Who is buying Britain's electric cars? There will be 200,000 on the road by the end of 2018 as demand soars in London and the East of England
- Some 46,522 new electric and plug-in hybrid cars were bought in the UK in 2017
- Experts estimated that 60,000 low-emissions models will be registered in 2018
- Currently, there are around 130,000 electrified vehicles on UK roads
- The East of England saw demand increase by 21% but had the second fewest public chargers installed of all UK region in 2017
- London is about to get an injection of 1,000 new chargers, it has been confirmed
Official sales figure show there is 'unprecedented demand' for pure electric and plug-in hybrid cars in the UK with registrations increasing by a record-breaking 27 per cent last year.
Industry insiders are now estimating that 60,000 low emissions plug-in vehicles will be sold in 2018, taking the overall tally on British roads to around 200,000.
While sales were unsurprisingly highest in London, almost 20 per cent of the 46,500 green models sold in the UK last year were registered in the East of England.
Low-emissions cars in high demand: New figures revealed by Go Ultra Low said 46,522 plug-in hybrid or pure electric vehicles - like the Nissan Leaf pictured - were registered in the UK in 2017
Figures released by electric-vehicle information provider Go Ultra Low said the rise in sales could be attributed to the 'ever-expanding range of plug-in vehicles available to motorists'.
However, the increases could also be traced back to government persuasion to ditch diesel with surcharges on vehicles powered by the scrutinised fuel type.
With ministers last year calling for a blanket ban on all petrol and diesel new car sales by 2040, some 46,522 zero- or low-emissions cars were purchased last year.
That's up from 36,535 registrations in 2016.
A similar increase in demand this year would see 60,000 new electric and hybrid cars enter the UK road network - that would take the nation's total number of super-clean vehicles to 190,000.
Poppy Welch, head of Go Ultra Low, said: '2017 was a stellar year for electric vehicle registrations with strong growth of 27 per cent, demonstrating the massive consumer appetite for 100 per cent electric and plug-in hybrid cars.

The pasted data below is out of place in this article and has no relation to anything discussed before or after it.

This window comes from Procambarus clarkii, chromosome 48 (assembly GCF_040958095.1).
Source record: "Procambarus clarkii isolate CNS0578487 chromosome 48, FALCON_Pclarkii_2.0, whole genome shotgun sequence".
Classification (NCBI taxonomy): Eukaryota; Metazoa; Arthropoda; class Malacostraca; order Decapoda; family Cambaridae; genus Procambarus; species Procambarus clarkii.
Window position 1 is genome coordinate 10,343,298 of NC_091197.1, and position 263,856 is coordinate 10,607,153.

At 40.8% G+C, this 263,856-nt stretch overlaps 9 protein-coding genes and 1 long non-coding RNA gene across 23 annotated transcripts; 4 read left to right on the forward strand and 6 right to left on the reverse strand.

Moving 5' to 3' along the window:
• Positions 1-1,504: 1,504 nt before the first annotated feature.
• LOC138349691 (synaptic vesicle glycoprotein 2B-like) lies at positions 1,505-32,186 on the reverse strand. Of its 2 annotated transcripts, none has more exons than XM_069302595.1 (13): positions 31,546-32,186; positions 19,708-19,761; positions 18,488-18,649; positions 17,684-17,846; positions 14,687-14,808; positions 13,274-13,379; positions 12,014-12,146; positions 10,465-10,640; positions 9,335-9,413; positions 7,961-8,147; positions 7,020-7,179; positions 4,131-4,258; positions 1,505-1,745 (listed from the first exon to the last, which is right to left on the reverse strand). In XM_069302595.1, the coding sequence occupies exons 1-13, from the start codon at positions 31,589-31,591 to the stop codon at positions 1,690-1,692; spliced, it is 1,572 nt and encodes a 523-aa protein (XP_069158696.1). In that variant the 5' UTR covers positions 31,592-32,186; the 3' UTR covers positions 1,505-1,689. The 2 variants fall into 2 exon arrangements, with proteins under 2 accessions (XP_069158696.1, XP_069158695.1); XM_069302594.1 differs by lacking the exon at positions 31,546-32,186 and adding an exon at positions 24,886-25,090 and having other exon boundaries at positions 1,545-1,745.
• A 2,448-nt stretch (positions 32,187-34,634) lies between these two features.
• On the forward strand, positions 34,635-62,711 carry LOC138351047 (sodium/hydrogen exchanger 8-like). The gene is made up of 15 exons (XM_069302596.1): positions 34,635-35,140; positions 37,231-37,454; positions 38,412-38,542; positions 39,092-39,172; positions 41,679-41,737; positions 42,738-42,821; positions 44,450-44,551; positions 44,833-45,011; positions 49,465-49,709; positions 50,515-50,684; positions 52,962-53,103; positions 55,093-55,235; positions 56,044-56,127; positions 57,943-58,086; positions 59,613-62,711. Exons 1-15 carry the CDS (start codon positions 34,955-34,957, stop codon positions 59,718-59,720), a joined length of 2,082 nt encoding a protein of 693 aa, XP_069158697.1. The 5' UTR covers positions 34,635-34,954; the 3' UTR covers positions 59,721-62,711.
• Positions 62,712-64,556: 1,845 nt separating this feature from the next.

'There are already more than 130,000 electric vehicles on UK roads, a figure that could pass 190,000 this year as new models come to market and consumers reap the cost saving benefits of electric driving.'
Most popular electric and plug-in cars of 2017
1. Mitsubishi Outlander PHEV (PLUG-IN HYBRID) - 7,464 registrations
2. BMW 3 Series 330e (PLUG-IN HYBRID) - 5,863 registrations
3. Nissan LEAF (ELECTRIC) - 5,639 registrations
4. BMW i3 (ELECTRIC & PLUG-IN HYBRID) - 3,493 registrations
5. Mercedes C-Class (PLUG-IN HYBRID) - 3,247 registrations
6. Volkswagen Golf GTE (PLUG-IN HYBRID) - 2,410 registrations
7. BMW 5 Series 530e (PLUG-IN HYBRID) - 1,980 registrations
8. Volvo XC90 (PLUG-IN HYBRID) - 1,794 registrations
9. Volkswagen Passat GTE (PLUG-IN HYBRID) - 1,443 registrations
10. Renault ZOE (ELECTRIC) - 1,166 registrations
Source: Go Ultra Low - Tesla not included as it does not release UK sales figures
The Mitsubishi Outlander PHEV (left) was the most-bought low-emissions cars of 2017. The Nissan Leaf (right) was the most popular 100% electric model last term
The best-selling of all plug-in models in 2017 was - yet again - the Mitsubishi Outlander PHEV with 7,464 registrations in total.
That's some way behind the most popular car of last year, the Ford Fiesta, which accumulated 94,533 sales to become the most purchased UK model for the ninth consecutive year.
In fact, more Mini hatchbacks were bought in 2017 (47,669) than all the electric and plug-in hybrid vehicles combined.
The best-selling 100 per cent electric model was the Nissan Leaf, with 5,639 examples registered in 2017.
Tesla, which currently sells the Model S saloon and Model X SUV in the UK, does not release sales figures to the SMMT and therefore its cars are not accounted for in the statistics.
High demand for low-emissions vehicles in the East
Of all the UK regions, London - unsurprisingly - had the most new plug-in and electric cars registered in 2017.
Some 9,274 vehicles hit the road in the capital last term - a 42 per cent increase on the previous year.
However, the biggest shock was the level of demand in the East of England.
More new electric and plug-in hybrid vehicles were registered in the capital last year than any other region. The East of England was responsible for the next biggest injection of new low-emissions cars into the road network